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Friday, March 24, 2023

Bitcoin (BTC) power consumption down 50 percent and price prediction 2021-2022

The climate debate about Bitcoin mining has sparked a wildfire on the crypto market. The BTC electricity consumption has fallen massively in the last few months.

Profit-taking also dominates day-to-day business in the crypto market at the weekend. Total market capitalization has slipped 2.4 percent to just under $ 1.4 trillion in the past 24 hours. The crypto draft horse Bitcoin is also coming under selling pressure, but is falling comparatively gently with a minus of 1.2 percent. At the time of going to press , the BTC rate was trading at $ 32,912, which means the weekly counter is down 2.5 percent.

Some of the Altcoins suffer more significant losses. Ethereum (ETH) falls four percent to $ 2,120, Binance Coin (BNB), Cardano (ADA) and XRP share a minus of around 3.5 percent. Polkadot (DOT) gets it slightly worse with four percent, while Dogecoin (DOGE) shows the worst performance among the ten largest cryptocurrencies with a discount of around six percent. Likewise in the 7-day trend, where the meme coin slips by 17 percent.

In addition, Uniswap (UNI) just fell out of the ranking of the ten most valuable crypto assets. Thanks to the newcomer Binance USD (BUSD), there are now three stablecoins on the top coin list, which together have a market capitalization of almost 100 billion US dollars.

Bitcoin power consumption is falling rapidly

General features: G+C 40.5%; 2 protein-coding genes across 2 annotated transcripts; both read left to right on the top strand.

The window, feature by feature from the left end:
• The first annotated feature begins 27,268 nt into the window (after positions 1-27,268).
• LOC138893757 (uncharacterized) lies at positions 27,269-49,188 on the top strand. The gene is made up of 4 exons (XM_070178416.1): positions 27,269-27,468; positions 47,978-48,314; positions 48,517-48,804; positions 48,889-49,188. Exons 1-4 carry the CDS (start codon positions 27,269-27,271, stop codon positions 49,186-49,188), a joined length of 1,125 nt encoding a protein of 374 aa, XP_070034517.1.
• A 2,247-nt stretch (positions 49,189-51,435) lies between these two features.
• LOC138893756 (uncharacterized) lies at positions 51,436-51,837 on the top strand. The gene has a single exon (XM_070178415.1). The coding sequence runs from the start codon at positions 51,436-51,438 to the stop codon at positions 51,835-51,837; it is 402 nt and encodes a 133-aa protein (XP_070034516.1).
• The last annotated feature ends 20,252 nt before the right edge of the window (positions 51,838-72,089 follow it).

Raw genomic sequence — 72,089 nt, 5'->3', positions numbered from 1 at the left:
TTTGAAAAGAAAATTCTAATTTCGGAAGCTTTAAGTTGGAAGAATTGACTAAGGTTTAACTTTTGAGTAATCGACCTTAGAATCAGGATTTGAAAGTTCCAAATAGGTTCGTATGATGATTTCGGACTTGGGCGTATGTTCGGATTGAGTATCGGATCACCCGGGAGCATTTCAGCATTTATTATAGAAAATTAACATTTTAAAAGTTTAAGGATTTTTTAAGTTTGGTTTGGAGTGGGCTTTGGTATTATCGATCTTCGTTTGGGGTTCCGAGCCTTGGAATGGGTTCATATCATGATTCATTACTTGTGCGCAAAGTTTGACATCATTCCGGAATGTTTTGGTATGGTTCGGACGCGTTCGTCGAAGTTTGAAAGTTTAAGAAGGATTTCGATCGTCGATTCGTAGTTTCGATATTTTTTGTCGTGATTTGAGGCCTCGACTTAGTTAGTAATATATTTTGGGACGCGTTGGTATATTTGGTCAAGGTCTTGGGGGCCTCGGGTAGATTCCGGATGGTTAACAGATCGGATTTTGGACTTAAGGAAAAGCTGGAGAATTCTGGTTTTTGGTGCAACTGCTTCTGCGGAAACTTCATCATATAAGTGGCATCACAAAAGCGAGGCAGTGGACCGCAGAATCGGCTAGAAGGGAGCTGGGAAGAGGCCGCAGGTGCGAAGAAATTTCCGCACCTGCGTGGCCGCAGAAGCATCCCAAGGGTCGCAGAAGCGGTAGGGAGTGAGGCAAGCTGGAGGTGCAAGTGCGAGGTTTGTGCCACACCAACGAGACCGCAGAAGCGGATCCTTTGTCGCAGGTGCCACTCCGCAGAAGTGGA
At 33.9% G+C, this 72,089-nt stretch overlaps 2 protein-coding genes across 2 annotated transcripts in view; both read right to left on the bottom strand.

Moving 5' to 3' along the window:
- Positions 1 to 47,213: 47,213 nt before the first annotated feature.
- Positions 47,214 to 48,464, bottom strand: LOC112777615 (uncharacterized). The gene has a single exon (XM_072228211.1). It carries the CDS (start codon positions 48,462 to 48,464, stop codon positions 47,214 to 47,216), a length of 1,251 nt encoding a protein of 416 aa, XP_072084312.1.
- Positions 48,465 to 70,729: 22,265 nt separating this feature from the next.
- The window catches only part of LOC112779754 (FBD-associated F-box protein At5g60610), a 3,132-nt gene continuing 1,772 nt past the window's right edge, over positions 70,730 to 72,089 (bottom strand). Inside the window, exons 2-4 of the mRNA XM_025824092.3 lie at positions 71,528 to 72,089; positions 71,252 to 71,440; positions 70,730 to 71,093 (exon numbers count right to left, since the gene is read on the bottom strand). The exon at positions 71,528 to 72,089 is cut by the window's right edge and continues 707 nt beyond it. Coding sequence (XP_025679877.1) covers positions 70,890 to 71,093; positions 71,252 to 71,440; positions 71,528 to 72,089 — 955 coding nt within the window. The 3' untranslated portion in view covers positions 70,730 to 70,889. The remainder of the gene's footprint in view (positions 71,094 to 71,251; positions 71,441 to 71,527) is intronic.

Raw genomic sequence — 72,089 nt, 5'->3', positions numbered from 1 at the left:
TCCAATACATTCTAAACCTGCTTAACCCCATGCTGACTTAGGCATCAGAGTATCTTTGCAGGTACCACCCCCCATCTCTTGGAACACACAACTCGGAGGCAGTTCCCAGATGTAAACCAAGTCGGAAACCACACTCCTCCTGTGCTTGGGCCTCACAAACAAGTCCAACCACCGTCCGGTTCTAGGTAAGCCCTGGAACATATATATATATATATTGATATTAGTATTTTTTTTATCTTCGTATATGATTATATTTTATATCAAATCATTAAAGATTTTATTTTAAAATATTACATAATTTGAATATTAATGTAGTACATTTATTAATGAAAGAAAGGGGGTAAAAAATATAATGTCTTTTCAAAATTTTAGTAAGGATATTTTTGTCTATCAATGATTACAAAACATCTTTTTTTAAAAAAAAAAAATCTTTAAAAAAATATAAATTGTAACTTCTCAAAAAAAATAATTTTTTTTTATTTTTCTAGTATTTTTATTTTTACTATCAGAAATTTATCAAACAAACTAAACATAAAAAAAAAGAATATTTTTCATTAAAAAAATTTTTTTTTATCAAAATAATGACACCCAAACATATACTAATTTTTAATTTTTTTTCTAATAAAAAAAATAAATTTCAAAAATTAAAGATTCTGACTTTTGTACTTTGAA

Hardly any other topic in the crypto space has caused such a sensation in recent weeks as power consumption in Bitcoin mining. With the price fireworks, the hash rate and with it the energy consumption has risen massively in the last few months. So much so that the social debate about the ecological effects of the crypto reserve currency has flared up again. This has not only prompted the Tesla boss to publicly distance himself from the currency. Since then, China has been taking rigorous action against miners and has put the lucrative “Bitcoin mining” on a short leash by imposing a de facto ban. The rest is history: Bitcoin and hash rates have fallen by 50 percent since their all-time high in mid-May.

The fact that power consumption has logically decreased significantly with the decrease in the hash rate has so far been ignored in the heated debate about the CO2 footprint. The decline is anything but marginal. As data from the Cambridge Center for Alternative Finance shows, annualized total electricity consumption has fallen by a whopping 52 percent since its all-time high. On May 12th, the estimated annual electricity consumption was still at its peak at 142 TWh. The energy consumption is currently 67 TWh. This is the lowest level since November 2020.

Since electricity consumption is based on rough estimates and there are no statistical surveys of the actual energy mix of mining plants, the Cambridge Bitcoin Electricity Consumption Index also calculates the highest and lowest possible consumption. But even assuming that Bitcoin mining feeds exclusively on dirty coal, consumption has fallen by 68 percent from 514 TWh to 163 TWh. If Bitcoin Mining were to use only renewable energies, consumption would have fallen by 47 percent from 46 TWh to 24 TWh.

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